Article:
Yesterday, as all the leaks foretold, Apple released three new iPhones. The iPhone XS and iPhone XS Max were the most obvious of the new devices: the XS is just a like-for-like upgrade of last year’s iPhone X, and the XS Max is the oversized, overpriced version for people who need the biggest and best of everything.
But the iPhone XR stands out as being something a little different. It has most of the features — all-screen display, Face ID — that made the iPhone X popular, but it comes in at $749, $250 cheaper than what the iPhone X launched at last year.
This has led to the iPhone XR being variously described as “cheap,” “entry-level,” or the “budget” iPhone for this year. Technically speaking, those headlines might be correct, but what Apple has managed to pull off in the space of one year is increase the price of its normal iPhone, and have everyone suddenly describe it as cheap.
Here’s the thing: Were it not for the iPhone X last year, people would probably be talking about how the iPhone XR is the most expensive “regular” iPhone ever. The iPhone 7 launched for$649 two years ago, and the iPhone 8 cost $699 12 months ago. Traditionally, Apple hasn’t raised the price of its standard iPhone by $50 every single year, so this kind of price increase is the kind of thing that would normally (and should) be getting attention.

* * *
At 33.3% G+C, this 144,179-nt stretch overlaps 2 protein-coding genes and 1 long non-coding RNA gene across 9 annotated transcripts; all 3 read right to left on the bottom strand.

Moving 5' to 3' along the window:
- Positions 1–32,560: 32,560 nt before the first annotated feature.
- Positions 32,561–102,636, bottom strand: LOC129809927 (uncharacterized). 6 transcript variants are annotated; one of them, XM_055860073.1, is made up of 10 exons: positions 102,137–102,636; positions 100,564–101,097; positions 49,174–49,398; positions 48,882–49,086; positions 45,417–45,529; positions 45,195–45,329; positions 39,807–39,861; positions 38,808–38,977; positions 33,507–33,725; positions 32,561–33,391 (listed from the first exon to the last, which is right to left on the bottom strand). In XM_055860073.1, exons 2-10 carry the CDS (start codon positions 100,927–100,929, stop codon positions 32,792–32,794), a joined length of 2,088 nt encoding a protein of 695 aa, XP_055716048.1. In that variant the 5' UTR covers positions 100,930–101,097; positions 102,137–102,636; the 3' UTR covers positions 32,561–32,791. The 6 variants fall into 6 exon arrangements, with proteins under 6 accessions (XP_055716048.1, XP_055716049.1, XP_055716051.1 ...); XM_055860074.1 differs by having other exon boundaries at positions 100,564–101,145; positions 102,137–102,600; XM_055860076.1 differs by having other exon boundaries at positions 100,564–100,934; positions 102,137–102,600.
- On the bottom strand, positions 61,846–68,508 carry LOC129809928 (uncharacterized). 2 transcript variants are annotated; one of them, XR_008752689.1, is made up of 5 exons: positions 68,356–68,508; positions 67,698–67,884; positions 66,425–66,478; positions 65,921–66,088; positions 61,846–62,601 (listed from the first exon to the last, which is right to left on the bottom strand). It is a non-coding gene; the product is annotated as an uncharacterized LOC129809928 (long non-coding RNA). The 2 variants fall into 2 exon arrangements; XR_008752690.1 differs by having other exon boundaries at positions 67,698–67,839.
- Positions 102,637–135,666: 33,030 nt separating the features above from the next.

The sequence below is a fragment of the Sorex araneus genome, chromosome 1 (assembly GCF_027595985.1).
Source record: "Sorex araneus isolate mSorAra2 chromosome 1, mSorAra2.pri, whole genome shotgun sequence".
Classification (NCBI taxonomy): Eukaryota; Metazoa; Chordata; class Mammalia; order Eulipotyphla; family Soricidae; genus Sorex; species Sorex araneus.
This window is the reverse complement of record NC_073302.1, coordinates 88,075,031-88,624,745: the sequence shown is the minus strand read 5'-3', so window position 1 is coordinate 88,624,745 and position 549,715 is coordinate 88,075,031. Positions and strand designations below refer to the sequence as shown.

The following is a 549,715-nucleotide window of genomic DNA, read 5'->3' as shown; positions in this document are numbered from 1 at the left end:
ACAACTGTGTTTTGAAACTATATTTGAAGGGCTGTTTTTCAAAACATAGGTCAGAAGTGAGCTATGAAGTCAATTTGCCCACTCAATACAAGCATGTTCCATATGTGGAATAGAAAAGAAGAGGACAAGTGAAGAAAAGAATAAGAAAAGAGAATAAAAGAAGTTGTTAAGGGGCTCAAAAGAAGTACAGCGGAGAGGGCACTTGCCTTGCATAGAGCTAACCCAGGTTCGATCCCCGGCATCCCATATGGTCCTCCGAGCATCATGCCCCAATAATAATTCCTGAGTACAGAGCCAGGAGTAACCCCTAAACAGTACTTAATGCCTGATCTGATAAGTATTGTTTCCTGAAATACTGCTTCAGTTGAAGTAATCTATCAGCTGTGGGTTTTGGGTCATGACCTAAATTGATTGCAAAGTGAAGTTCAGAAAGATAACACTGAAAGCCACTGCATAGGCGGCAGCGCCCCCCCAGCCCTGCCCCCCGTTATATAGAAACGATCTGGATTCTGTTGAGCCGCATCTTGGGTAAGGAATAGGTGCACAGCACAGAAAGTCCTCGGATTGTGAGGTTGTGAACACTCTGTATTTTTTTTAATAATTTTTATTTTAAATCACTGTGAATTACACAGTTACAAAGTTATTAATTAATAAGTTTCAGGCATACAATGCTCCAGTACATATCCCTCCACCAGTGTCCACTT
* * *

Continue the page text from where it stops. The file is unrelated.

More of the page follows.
But instead, Apple used a sleight-of-hand to redefine what a smartphone “should” cost, and what it can get away with charging. The iPhone X was so popular last year that it became the new flagship of Apple’s lineup, and when Apple announced the price of the iPhone XS this year, no one was surprised. $999 is what the iPhone X cost last year and no one really expected it to be any different this year. If anything, analysts have been disappointed that the iPhone XR is so “cheap” because they’re worried it might cannibalize iPhone XS sales.
None of this actually had to happen. The fundamental parts that make smartphones — screens, cameras, logic boards — have not suddenly become more expensive. What’s really happening is that smartphone manufacturers, worried by slowing sales, are shoving increasingly expensive hardware in phones in an effort to make them interesting and keep the sales machine churning on.
That’s fine. People are buying the new, more expensive smartphones, so clearly there’s a demand for them. But Apple’s resetting of the new normal — $1,000 average, $1,250 for luxury, and $750 for “entry-level” — is incredible for the company because it’s completely flown under the radar. No matter what else Apple announced on stage yesterday, that’s the company’s greatest achievement this year.
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